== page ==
Busy Buzzed Bored: Caulifloodles
One crisp autumn day in September, a strange package appeared on the desk of Daily editor-in-chief Maya Goldman. As she unwrapped it, the gift was revealed: A tin of noodles, courtesy of Noodles & Company on State St. Upon further glance, these were not just any noodles. These noodles are noodles for the health conscious, the adventurous. These noodles are made of cauliflower.
Any noodle alternative is cause for concern, as one can never be sure that the holy grail of grains, pasta, can ever be replicated. One would never recognize this concern, however, by observing the reaction of the newsroom to the newly-unveiled noodles. Each section hovered — Opinion, Michigan in Color, Design — everyone needed a peek at the pasta.
And then, of course, we all needed to dig in. We stuck our forks into the gooey, spinach-laced deliciousness, clawing out as much of the pasta as our empty stomachs could handle. A few trips to the mass supply of Michigan Daily microwaves and we were ready. It was time for the caulifloodles.
Nothing can ever replace classic pasta, but it’s not exactly a food you should be eating every day. Cauliflower-infused pasta allows you to indulge in the ideal cuisine, and feel just a little bit better about yourself as you do so.
— Samantha Della Fera, Senior Arts Editor
Look, this is all I know: I’m at the computer, trying to soften the edge with a Wednesday night Corona. I’m clicking on a photo in InDesign repeatedly, hoping that brute force and repetition will solve the problem rather than a simple Google search or, God forbid, phoning a friend. I am a menace when I am in the zone.
100 gecs was playing when Maya got the noodles.
Here is the thing, I guess I was further in the zone (or the beer) than I had thought, because although I vividly recall standing around the aluminum casserole dish with my editors and exchanging so many words about the inordinate quantity of noods before us, I can’t remember what any of them were. Not one. I stood there like a lame duck, vaguely aware that I was about to get free food (!!!!), and then tasked Emma with microwaving it for me while I crawled back to the spinny chair and the big computer and the long job. When they delivered it to me, I made a few clumsy comments about how it may be “Florentine,” recognized I wasn’t contributing much to the conversation, and went back to workflow.
I returned to intelligent sentient being when I had finally finished making the pages, and suddenly realized that everyone around me was talking about cauliflower. And then Emma passed me the press release for the noodles — the noodles have their own press release — titled “Noodles & Company Becomes First Fast-Casual Restaurant to Introduce Cauliflower-infused Noodles Nationwide.” Despite being a terrible headline (“Fast-Casual?” “INFUSED??”), this got my attention. I had no idea of what larger context I had stupidly nibbled into.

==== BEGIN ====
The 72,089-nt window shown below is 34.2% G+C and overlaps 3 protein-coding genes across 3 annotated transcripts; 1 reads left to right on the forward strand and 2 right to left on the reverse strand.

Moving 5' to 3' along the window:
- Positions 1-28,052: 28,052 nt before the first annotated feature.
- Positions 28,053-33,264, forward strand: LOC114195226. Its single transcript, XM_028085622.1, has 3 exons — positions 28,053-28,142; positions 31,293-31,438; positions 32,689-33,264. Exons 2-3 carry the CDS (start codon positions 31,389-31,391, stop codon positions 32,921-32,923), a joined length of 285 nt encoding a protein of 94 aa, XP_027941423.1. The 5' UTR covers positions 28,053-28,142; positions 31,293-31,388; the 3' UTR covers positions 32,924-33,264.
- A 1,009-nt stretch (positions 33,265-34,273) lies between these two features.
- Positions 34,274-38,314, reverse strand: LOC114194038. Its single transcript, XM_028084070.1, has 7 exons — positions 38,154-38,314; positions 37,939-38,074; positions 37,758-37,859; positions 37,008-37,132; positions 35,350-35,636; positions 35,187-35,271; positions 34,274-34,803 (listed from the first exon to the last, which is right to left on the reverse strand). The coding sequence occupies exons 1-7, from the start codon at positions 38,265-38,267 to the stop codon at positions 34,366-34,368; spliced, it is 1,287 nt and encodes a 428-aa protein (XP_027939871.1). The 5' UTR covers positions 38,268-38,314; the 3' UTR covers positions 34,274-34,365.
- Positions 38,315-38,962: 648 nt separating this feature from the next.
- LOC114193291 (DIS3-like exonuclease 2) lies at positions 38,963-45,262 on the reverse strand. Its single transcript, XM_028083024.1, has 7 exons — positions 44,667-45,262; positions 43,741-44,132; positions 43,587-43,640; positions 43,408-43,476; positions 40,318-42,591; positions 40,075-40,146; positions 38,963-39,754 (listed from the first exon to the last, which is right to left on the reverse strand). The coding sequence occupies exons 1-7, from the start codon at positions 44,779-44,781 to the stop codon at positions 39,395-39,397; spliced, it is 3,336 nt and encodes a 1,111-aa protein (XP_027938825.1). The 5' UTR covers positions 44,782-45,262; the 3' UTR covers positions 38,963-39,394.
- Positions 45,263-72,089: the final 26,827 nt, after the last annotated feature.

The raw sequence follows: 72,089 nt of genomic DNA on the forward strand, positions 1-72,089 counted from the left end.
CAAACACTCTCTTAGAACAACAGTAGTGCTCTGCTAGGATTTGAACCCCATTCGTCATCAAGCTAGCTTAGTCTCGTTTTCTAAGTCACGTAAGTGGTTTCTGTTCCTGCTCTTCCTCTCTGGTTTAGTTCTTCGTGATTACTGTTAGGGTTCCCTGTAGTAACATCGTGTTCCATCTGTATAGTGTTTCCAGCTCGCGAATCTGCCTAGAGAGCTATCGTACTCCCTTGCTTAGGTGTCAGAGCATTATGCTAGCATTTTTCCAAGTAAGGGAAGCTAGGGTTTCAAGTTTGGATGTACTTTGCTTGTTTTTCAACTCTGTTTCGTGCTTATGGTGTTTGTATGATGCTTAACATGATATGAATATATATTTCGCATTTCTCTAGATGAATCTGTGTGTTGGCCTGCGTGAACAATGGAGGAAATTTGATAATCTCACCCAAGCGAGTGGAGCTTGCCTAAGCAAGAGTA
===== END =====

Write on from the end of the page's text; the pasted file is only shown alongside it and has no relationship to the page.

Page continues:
Unbeknownst to me, the “Caulifloodle” was born today, September 25th, in 459 Noodles & Company locations nationwide. Look, I just thought it was pasta. From what I can gather from its full-ass press release, the Caulifloode (they insist on capitalizing it every time) was born into relative ambiguity: the release details no specifics regarding to what extent the noodle is “cauliflower-infused,” instead opting to spend their words on puffy statements like “Cauliflower is an excellent source of key vitamins and nutrients ... a great addition to any diet” and “We want to encourage families to make healthy choices and enjoy delicious food.” Cute, but can my violently Celiac co-editor eat it? The world may never know. But you can get it in light onion cream sauce, finished with MontAmoré cheese and parsley.
— Verity Sturm, Managing Arts Editor
Wednesdays are hard. They’re the middle of the week, my class schedule forces me to miss lunch and I have little motivation to finish any homework I may or may not have. Often, the only solace in these bleak days is the occasional release of a new Bon Appétit YouTube video. But the night of Sept. 25 marked a new era. No longer would I have to weigh the pros and cons of paying for another meal or sprinting back to the dining hall. Instead, on this night, I was saved — pasta had been sent from above, dropped in the newsroom fridge by whatever delivery person was working that day.
The miraculous noodles were a far cry from a Molly Baz and Adam Rapoport collaboration on a Broccoli Bolognese, but what they lacked in sophistication they made up for in convenience. Situated on a desk only a few feet away, the noodles occupied a prime spot in the room. Pasta is difficult to ignore in any situation, but when I barely have to walk to obtain it, it’s downright irresistible.
But where did this magical dish come from? Noodles & Company, of course. Recently, though, the nation’s obsession with “being healthy” has prompted the pasta chain to expand on the “company” portion of its name, starting with fondly named “zoodles” (zucchinis shredded to the vague shape of noodles) and, in a twist of fate, “cauliflower-infused rigatoni.” I don’t know what this means, but what I can tell you is that there is little to no cauliflower taste that comes through. Is that a good thing? Only time will tell. An onion heavy dish, the Cauliflower Rigatoni in Light Onion Cream Sauce is exactly what the name suggests. No surprises here, would Chris Morocco be able to tell us how to recreate it after a blind taste-test? Maybe, but more likely than not, whatever he might make up would be leagues better than what Noodles & Company can provide.
But not all of us can be Chris Morocco. And for those days when you want to forget that depressing reality, Noodles & Company’s cauliflower rigatoni is a great way to drown your sorrows. I’m still partial to a spicy Japanese Pan Noodles, though.
— Emma Chang, Senior Arts Editor